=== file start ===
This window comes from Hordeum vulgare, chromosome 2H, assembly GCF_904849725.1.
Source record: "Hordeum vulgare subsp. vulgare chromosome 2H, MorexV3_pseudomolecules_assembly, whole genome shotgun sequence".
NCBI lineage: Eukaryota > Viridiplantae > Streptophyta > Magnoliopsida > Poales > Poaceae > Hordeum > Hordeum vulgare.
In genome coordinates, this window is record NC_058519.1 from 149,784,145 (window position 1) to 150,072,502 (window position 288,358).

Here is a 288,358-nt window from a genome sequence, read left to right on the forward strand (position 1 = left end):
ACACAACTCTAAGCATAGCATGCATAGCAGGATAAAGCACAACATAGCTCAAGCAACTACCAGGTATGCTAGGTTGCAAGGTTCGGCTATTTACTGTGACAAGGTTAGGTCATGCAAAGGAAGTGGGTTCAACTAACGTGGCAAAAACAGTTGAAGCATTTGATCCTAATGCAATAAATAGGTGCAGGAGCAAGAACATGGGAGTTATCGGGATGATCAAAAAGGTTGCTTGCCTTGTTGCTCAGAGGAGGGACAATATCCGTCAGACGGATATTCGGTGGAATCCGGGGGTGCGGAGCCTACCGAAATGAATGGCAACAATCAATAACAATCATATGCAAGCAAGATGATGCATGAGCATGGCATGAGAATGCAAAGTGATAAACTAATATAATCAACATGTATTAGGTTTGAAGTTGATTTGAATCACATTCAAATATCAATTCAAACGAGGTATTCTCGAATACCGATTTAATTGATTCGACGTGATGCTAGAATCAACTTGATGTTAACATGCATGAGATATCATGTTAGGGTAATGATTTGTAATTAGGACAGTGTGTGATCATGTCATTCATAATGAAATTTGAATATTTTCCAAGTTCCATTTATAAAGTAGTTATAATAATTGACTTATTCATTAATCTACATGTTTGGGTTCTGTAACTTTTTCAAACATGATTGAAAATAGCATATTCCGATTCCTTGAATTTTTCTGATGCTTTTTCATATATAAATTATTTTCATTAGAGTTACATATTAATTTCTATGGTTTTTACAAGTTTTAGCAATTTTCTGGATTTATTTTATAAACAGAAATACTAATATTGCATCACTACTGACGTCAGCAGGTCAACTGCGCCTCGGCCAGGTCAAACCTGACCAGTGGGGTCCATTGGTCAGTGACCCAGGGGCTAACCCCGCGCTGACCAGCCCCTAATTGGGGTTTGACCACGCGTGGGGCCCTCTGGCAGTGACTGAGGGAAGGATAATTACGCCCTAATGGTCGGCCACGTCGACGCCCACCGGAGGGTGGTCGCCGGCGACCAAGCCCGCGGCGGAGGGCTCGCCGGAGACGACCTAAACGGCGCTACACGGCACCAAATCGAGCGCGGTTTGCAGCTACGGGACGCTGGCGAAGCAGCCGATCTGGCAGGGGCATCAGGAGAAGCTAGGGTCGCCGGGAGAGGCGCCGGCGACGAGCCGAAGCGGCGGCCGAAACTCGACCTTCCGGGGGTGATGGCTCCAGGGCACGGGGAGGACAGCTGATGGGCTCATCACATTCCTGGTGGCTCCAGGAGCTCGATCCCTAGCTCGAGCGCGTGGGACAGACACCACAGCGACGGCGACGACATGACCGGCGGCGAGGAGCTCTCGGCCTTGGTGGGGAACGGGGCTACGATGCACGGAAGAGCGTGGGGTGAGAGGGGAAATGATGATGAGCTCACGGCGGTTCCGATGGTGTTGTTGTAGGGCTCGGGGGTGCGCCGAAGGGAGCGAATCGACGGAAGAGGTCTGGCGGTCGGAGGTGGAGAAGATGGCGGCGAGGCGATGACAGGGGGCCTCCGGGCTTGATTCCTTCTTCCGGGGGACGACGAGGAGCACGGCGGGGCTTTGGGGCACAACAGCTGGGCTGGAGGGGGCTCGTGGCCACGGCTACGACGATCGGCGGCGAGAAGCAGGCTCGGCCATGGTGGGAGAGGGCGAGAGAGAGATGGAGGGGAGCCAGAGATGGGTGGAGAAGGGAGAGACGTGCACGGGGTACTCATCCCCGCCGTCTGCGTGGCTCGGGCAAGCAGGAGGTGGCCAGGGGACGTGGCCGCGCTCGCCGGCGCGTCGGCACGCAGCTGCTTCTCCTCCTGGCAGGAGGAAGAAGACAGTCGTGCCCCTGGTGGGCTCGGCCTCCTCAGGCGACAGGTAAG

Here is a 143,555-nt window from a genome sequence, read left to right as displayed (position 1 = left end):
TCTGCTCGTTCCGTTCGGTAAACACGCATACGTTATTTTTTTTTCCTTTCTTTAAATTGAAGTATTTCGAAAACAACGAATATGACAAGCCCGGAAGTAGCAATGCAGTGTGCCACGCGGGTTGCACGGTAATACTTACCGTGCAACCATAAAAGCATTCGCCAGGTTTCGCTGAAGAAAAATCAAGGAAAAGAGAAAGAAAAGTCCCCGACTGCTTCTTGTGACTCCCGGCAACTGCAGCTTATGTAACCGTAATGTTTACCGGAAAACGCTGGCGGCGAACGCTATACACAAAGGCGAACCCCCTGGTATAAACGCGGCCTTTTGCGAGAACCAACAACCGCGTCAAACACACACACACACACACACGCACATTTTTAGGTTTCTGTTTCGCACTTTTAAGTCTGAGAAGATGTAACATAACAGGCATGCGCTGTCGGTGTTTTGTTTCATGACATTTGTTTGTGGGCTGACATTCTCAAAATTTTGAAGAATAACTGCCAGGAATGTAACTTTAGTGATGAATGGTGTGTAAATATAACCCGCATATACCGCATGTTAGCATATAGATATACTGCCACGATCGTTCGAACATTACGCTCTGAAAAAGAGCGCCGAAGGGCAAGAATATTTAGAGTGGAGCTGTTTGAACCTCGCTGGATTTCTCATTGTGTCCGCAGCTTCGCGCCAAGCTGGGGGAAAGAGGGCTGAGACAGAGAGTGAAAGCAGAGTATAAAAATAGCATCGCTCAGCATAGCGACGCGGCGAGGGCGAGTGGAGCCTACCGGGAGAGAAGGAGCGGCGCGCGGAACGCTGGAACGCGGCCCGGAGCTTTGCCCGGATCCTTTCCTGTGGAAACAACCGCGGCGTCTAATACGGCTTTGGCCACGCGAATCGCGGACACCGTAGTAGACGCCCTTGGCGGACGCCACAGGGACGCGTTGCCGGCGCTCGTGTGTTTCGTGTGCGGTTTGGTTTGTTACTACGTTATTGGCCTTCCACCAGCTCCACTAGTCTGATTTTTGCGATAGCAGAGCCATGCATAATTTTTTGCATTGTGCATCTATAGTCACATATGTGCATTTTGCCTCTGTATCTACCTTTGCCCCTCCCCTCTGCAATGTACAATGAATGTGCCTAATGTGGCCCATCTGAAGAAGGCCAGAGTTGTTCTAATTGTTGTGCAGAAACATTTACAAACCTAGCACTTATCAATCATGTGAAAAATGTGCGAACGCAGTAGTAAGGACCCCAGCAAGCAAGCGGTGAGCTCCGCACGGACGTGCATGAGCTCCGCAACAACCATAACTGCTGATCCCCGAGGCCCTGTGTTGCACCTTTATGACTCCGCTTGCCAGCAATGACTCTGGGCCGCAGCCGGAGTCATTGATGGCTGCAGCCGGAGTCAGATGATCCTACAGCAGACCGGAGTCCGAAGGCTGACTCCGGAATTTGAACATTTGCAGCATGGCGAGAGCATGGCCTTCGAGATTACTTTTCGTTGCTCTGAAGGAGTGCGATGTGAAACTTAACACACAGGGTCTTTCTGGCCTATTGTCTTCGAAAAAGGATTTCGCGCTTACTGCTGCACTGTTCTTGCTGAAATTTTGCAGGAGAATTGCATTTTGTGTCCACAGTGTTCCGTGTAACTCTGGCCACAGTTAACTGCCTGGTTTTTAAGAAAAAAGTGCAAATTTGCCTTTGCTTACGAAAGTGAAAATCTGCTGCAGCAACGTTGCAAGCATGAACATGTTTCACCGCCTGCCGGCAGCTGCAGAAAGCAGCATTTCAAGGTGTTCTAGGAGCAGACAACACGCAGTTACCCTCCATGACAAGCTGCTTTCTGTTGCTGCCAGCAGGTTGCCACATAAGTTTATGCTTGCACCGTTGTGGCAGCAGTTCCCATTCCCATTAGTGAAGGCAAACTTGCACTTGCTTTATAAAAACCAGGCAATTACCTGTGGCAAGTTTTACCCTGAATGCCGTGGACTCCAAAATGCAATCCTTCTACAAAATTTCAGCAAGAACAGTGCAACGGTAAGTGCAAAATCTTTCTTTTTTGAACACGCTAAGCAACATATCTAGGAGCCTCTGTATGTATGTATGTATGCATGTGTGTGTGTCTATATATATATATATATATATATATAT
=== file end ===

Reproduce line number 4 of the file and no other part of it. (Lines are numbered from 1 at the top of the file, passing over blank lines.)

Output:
In genome coordinates, this window is record NC_058519.1 from 149,784,145 (window position 1) to 150,072,502 (window position 288,358).